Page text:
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  • Elements of an Audit

    As we will discuss in Chapter 6, your website needs to be a strong foundation for the rest of your SEO efforts to succeed. An SEO site audit is often the first step in executing an SEO strategy.

The following sections identify what you should look for when performing a site audit.

  • Usability

    Although this may not be seen as a direct SEO issue, it is a very good place to start. Usability affects many factors, including conversion rate, as well as the propensity of people to link to a site.


Make sure the site is friendly to search engine spiders. We discuss this in detail in

  • Search engine health check

    Here are some quick health checks:

  • Perform a site:yourdomain.com search in the search engines to make sure all your pages appear to be in the index. Compare this to the number of unique pages you believe you have on your site.

    Test a search on your brand terms to make sure you are ranking for them (if not, you may be suffering from a penalty).

  • Check the Google cache to make sure the cached versions of your pages look the same as the live versions of your pages.

  • URL check

    Make sure you have clean, short, descriptive URLs. Descriptive means keyword-rich but not keyword-stuffed. You don’t want parameters appended (or have a minimal number if you must have any), and you want them to be simple and easy for users (and spiders) to Understand.

    - Title tag review

    Make sure the title tag on each page of the site is unique and descriptive. Ideally, don’t waste your time (or limited space) by including the brand name of your organization in the URL. If you must include it, the brand name should show up at the end of the title tag, not at the beginning, as placement of keywords at the front of a URL brings ranking benefits. Also check to make sure the title tag is fewer than 70 characters long.

  • Content review

    Do the main pages of the site have enough content? Do these pages all make use of header tags? A subtler variation of this is making sure the percentage of pages on the site with little content is not too high compared to the total number of pages on the site.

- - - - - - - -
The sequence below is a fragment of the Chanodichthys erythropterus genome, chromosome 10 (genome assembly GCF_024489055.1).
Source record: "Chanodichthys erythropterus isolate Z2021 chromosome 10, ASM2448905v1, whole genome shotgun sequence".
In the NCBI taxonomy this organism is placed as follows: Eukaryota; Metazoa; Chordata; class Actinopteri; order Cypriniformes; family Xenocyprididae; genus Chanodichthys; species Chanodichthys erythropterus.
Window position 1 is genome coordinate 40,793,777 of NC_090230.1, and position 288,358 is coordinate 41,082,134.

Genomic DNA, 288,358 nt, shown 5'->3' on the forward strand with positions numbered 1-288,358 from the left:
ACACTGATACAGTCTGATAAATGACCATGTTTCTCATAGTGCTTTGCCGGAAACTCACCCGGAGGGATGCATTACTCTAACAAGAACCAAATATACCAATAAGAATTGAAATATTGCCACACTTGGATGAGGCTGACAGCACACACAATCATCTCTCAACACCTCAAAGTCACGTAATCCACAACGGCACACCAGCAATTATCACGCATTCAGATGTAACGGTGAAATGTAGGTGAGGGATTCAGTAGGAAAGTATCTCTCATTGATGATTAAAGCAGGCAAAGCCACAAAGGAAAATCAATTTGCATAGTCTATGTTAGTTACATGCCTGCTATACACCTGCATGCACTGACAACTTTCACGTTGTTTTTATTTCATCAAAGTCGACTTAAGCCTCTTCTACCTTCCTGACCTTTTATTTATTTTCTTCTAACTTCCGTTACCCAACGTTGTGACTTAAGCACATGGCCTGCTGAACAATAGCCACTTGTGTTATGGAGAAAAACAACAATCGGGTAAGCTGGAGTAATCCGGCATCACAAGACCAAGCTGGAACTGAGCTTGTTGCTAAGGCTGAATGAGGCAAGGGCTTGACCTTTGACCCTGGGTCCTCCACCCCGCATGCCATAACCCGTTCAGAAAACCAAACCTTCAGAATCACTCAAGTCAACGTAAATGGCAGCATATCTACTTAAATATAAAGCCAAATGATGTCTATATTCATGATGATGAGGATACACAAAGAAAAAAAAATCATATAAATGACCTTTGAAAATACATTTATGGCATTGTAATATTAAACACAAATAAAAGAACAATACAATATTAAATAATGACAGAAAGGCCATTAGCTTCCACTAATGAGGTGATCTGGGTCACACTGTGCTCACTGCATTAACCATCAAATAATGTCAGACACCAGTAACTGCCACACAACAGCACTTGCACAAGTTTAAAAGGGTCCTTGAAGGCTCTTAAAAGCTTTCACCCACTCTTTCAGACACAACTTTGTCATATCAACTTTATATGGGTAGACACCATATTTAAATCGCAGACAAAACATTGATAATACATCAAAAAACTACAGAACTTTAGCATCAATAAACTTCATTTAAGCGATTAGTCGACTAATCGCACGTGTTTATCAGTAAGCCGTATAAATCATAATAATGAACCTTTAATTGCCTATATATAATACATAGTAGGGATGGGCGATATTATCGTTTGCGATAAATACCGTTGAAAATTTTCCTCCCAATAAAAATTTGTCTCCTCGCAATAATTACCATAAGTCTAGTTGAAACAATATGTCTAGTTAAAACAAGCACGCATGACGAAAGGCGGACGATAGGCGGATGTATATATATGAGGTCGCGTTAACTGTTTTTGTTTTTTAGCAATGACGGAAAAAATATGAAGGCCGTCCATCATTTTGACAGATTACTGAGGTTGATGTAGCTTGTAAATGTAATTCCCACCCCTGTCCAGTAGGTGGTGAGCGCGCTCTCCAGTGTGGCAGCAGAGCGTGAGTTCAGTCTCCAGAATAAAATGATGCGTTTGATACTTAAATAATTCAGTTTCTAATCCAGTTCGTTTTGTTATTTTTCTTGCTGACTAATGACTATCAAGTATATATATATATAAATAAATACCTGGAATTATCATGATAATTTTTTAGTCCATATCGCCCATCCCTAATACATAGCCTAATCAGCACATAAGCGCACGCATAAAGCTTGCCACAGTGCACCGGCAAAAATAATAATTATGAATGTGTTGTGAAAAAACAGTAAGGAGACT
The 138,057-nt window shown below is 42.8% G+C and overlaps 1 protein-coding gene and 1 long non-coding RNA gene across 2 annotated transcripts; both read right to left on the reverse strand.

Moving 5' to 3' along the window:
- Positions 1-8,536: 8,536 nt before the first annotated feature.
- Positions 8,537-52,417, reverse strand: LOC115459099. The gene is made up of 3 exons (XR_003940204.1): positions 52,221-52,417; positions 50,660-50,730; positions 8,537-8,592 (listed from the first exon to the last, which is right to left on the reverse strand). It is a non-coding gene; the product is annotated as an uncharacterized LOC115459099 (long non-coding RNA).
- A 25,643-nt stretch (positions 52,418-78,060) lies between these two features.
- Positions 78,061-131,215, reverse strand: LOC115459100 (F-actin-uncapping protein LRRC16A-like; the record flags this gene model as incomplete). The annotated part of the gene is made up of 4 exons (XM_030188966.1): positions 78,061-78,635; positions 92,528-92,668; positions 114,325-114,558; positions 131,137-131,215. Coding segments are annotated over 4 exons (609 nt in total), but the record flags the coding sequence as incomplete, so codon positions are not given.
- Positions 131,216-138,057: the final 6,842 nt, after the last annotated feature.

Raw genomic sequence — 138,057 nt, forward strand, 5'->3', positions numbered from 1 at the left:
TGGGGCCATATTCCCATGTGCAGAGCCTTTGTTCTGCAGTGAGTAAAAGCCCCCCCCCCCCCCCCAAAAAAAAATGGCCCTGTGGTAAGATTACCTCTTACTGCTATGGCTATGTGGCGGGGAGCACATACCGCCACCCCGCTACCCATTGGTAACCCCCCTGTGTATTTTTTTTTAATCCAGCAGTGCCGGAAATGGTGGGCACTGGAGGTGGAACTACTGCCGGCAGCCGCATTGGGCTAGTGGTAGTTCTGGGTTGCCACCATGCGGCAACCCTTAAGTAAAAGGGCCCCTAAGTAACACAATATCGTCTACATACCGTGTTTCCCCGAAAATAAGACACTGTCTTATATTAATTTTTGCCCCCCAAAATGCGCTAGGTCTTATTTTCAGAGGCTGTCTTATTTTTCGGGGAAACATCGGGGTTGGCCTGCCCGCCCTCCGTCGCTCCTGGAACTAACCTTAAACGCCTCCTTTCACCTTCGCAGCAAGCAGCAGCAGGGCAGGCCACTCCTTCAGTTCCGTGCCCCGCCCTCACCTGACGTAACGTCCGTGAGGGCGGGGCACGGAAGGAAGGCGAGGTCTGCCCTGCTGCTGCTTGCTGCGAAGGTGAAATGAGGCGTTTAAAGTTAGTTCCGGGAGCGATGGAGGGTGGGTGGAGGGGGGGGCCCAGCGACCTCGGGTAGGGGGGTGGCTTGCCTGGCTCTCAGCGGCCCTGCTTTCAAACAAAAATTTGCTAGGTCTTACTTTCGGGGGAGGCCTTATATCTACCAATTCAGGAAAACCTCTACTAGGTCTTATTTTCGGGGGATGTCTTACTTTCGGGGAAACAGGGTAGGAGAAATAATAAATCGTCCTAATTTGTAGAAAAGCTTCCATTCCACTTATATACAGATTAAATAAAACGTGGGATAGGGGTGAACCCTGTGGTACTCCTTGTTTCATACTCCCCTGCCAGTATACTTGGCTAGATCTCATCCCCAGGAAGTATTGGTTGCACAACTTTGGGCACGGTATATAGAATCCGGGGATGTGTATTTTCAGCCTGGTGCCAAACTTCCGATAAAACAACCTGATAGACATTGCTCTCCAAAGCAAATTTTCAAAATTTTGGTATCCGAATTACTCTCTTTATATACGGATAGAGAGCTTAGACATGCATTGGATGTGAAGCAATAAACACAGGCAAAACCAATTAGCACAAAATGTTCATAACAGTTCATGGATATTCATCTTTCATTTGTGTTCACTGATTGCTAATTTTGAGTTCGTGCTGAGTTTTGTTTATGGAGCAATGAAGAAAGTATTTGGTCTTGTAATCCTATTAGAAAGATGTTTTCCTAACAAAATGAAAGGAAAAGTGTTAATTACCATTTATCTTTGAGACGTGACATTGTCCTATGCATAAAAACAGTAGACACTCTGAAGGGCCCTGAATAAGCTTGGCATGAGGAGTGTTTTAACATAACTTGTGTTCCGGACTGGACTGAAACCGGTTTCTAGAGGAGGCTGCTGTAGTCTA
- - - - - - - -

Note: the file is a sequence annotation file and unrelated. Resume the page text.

- Internal linking checks

    Look for pages that have excess links. Google advises 100 per page as a maximum, although it is OK to go with more on more important and heavily linked-to pages.

  • Avoidance of unnecessary subdomains

    The engines may not apply the entirety of a domain’s trust and link juice weight to subdomains. This is largely due to the fact that a subdomain could be under the control of a different party, and therefore in the search engine’s eyes it needs to be separately evaluated. In the great majority of cases, subdomain content can easily go in a subfolder.

    - Geolocation

    If the domain is targeting a specific country, make sure the guidelines for country geotargeting outlined in “Best Practices for Multilanguage/Country Targeting” on page are being followed. If your concern is more about ranking for chicago pizza because you own a pizza parlor in Chicago, make sure your address is on every page of your site. You should also check your results in Google Local to see whether you have a problem there.

  • External linking

    Check the inbound links to the site. Use a backlinking tool such as Yahoo! Site Explorer, Link scape, Majestic-SEO, or Link Diagnosis to collect data about your links. Look for bad patterns in the anchor text, such as 87% of the links having the critical keyword for the site in them. Unless the critical keyword happens to also be the name of the company, this is a sure sign of trouble. This type of distribution is quite likely the result of purchasing links or other manipulative behavior.

  • Page load time

    Is the page load time excessive? Too long a load time may slow down crawling and indexing of the site. However, to be a factor, this really needs to be excessive—certainly longer than five seconds, and perhaps even longer than that.

  • Image alt tags

    Do all the images have relevant keyword-rich image alt attributes text and filenames? Search engines can’t easily tell what is inside an image, and the best way to provide them with some clues is with the alt attribute and the filename of the image. These can also reinforce the overall context of the page itself.

  • Code quality

    Although W3C validation is not something the search engines require, checking the code itself is a good idea. Poor coding can have some undesirable impacts. As we previously discussed, use a tool such as SEO Browser to see how the search engines see the page.

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